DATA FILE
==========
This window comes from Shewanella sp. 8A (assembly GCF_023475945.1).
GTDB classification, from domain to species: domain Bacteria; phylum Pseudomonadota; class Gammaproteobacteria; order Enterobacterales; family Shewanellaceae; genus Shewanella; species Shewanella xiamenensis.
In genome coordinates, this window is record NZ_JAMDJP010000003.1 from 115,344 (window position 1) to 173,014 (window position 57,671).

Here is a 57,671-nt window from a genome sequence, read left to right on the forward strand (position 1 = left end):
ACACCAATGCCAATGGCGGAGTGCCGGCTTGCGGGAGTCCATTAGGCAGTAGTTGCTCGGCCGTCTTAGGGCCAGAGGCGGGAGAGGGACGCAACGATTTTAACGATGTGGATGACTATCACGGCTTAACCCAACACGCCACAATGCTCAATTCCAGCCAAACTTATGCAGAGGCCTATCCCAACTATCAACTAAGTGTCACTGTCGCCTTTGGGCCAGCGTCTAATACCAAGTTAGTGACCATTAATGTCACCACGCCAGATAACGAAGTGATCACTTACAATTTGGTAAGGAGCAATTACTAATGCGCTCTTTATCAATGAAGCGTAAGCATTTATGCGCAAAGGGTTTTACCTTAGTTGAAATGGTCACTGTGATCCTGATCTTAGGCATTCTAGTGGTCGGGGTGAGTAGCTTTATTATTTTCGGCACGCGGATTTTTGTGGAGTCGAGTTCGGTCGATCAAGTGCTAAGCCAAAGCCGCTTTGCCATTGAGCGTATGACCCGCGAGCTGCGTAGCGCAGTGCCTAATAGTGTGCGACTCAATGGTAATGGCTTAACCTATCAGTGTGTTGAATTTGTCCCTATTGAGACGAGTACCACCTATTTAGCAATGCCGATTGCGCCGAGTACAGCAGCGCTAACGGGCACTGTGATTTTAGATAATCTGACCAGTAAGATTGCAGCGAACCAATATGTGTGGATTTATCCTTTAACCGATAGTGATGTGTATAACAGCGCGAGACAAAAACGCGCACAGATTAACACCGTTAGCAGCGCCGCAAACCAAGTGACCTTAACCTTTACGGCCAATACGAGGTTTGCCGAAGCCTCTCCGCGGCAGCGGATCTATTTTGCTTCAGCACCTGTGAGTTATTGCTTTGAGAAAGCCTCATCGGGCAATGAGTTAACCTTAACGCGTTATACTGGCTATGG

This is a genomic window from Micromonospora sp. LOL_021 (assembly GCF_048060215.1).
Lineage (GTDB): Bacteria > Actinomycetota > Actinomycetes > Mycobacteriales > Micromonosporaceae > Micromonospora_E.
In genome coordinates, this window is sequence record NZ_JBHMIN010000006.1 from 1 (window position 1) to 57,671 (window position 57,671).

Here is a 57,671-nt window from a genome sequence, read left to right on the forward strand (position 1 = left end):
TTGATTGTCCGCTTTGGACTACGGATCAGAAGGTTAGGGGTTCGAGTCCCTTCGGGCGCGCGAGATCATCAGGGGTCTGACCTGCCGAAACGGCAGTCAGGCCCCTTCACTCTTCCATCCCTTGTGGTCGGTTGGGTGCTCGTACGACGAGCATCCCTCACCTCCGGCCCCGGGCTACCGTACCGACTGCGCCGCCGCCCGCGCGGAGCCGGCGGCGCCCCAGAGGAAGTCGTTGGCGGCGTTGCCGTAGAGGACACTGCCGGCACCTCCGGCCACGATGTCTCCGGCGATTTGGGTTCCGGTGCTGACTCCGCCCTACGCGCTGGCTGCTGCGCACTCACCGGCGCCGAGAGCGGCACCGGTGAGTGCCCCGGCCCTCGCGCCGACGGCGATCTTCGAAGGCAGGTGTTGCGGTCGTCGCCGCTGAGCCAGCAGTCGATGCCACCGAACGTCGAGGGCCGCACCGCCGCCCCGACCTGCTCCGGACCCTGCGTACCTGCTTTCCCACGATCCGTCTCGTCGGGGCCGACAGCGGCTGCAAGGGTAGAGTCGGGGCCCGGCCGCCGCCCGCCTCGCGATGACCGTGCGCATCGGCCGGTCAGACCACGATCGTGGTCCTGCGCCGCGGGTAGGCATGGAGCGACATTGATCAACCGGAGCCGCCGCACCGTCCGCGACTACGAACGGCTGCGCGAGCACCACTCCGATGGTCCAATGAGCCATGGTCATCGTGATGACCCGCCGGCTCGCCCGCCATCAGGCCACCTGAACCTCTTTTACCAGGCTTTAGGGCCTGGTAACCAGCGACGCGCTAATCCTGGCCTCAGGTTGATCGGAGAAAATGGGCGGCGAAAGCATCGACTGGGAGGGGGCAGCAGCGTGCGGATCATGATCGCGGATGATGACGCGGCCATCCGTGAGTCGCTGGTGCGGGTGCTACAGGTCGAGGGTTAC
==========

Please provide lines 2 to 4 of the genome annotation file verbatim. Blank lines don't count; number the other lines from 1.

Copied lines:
GTDB classification, from domain to species: domain Bacteria; phylum Pseudomonadota; class Gammaproteobacteria; order Enterobacterales; family Shewanellaceae; genus Shewanella; species Shewanella xiamenensis.
In genome coordinates, this window is record NZ_JAMDJP010000003.1 from 115,344 (window position 1) to 173,014 (window position 57,671).

Here is a 57,671-nt window from a genome sequence, read left to right on the forward strand (position 1 = left end):